Making decisions is hard. And even once we make them, having confidence in the decisions that we make can also be hard. Because many of the decisions that we make don’t give immediate feedback that tells us, “You made the right choice.”
It’s often the case with me and the people that I know that making a decision is a form of privilege. So rather than get crippled with doubt about a decision that I’m making or plan to make, I’m trying to channel faith and gratitude. I won’t ignore doubt when it creeps in. That can be dangerous. But I do want to make a connection between doubt and the privilege that allows me to have that doubt. It’s a package deal and a deal that I’m lucky to have.
FOMO – Fear of Missing Out
I’m working on a perpetual lunar calendar and playing with ideas on how to visualize time. While sketching I was reminded of this funny thing about how we visualize time. Digital clocks are about this moment. They tell “snapshot time.” While analog clocks point to a moment but in a larger context, a 12 hour cycle. They tell “continuous time.”
Extending this distinction to perpetual calendars, the ones that hide most of the back plate and show only today’s date through a tiny window are telling snapshot time. It’s Saturday 24 November and that’s what time it is right now.
But the value of using a lunar calendar isn’t in knowing what moon phase we’re in right now. The value is in being aware of where we have been and where we are going. Something like an analog clock is a better visual for this.
When a project has a lot of moving parts, sitting your butt down and making a spreadsheet can really help. Without one, it’s just too hard to keep track of WHAT needs to be done WHEN and by WHOM.
Your spreadsheet doesn’t have to be digital. If using a paper ledger or graph paper is a better fit for you, then go for it. Just be sure to use a pencil and not a pen because tasks evolve over the life of a project.
TAKE IT FURTHER
Project Management for Artists
THE GAP by Ira Glass from Daniel Sax on Vimeo.
I adore this excerpt from Ira Glass’s longer piece called “On Storytelling.” Glass points to something that he wishes he had known when starting out writing for radio: That there a gap. There is a gap between your good taste and the quality of the work that you make as a beginner. Your taste is good enough to tell you that what you are making isn’t really that good. At this point, a lot of people just quit. But Glass urges us to push through. And he says that the only way to close that gap between your good taste and the beginner work that you are making is to make a lot of work.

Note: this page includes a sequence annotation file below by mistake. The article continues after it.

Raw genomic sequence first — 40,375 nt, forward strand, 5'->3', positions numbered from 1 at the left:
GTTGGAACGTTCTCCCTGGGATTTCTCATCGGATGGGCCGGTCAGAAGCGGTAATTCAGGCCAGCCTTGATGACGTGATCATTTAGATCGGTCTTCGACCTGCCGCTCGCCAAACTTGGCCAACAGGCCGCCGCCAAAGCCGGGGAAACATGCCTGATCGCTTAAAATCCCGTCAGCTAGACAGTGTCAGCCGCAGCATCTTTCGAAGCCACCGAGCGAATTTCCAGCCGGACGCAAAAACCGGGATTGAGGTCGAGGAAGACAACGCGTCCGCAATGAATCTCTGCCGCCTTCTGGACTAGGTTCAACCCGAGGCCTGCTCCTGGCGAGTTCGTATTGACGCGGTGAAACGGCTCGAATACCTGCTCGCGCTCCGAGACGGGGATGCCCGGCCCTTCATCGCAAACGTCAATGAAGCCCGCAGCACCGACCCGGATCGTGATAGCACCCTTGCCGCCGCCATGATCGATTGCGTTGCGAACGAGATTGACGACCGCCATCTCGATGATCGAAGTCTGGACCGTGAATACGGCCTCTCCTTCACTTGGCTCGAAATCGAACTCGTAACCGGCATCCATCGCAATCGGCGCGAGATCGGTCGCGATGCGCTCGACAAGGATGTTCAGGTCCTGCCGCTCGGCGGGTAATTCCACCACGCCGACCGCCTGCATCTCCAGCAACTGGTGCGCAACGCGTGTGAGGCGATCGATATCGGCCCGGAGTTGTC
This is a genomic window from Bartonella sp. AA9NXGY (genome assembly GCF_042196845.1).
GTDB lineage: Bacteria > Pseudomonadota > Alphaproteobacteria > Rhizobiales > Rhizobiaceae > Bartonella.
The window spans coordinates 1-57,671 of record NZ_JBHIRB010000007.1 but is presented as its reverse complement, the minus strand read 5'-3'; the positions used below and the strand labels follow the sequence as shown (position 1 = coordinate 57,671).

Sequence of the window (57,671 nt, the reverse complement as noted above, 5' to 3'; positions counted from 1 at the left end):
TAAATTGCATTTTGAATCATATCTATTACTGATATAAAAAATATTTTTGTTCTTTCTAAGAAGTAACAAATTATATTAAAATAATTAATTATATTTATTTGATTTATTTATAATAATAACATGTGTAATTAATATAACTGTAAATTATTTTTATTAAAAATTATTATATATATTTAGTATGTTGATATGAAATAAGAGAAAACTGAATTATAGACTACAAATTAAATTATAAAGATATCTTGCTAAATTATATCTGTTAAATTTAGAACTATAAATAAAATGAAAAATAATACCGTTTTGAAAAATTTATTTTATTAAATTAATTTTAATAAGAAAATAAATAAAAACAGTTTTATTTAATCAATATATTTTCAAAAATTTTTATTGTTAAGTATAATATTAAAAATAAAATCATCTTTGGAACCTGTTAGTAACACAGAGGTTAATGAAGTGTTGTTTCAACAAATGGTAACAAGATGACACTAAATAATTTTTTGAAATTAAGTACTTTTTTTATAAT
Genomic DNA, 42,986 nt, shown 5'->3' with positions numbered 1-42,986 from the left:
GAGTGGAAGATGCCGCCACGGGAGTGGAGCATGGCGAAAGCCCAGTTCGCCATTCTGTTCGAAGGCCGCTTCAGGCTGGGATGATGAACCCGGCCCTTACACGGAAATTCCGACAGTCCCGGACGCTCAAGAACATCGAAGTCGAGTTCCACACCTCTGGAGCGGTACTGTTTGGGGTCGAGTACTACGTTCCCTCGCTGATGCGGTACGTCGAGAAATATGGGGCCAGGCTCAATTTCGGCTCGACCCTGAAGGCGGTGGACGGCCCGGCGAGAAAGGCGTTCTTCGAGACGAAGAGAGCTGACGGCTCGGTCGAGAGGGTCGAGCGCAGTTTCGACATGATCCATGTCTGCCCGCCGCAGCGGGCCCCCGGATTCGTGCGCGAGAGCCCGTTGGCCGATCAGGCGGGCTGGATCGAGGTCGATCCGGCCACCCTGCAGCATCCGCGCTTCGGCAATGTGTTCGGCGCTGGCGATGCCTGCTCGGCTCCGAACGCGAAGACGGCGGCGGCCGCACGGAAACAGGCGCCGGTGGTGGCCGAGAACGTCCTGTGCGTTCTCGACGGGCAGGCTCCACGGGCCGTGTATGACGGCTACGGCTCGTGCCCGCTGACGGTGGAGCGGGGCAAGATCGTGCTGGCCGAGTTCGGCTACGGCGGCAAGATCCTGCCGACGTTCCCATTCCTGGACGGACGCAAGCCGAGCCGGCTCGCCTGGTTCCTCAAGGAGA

Last November I attended The Fingerlakes Social Entrepreneurship Institute hosted by The Center for Transformative Action at Cornell University. I had a great time chatting with the social entrepreneurs there and left feeling engaged and inspired. That inspiration manifested in a small change at the time: I changed the name of this blog from Make Better Stuff to Art & Invention. For me, the name-change marked a shift in thinking and writing about stuff to thinking and writing about what it takes to make stuff: the emotional and practical world that artists create, define, and live in.
Then in January of this year, I applied to Seth Godin’s altMBA program with the goal of making more art. But once the course actually started I changed my goal from “making more art” to “helping other people make art.” And that’s a trap we fall into, right? We avoid working on our own sh*t by helping other people do theirs. And that’s not all bad. It’s good and it’s generous, but for me, it’s also a form of hiding from my own work. So I’m just trying to hold a light on that in my life and examine it.
Another push toward making art came in late August when I visited the Haystack Mountain School of Craft in Deer Isle, Maine. The campus is what I hope heaven to be: simple modernist cabins built into a tree-lined mountainside overlooking the sea. In each cabin, a different set of tools and materials: hot studios for glass and metal, a graphics studio with ink and roller, a ceramics studio with slip and wheels, a woodshop with saws and clamps, a textiles studio with sewing machines and dyes, and a fab lab with CNC routers and 3D printers . I left there feeling that I needed to go home and create my own space. You can’t make art just anywhere. You really do need a workshop. A place to have your tools out and keep them out. So I’ve done that this fall. I’ve created that.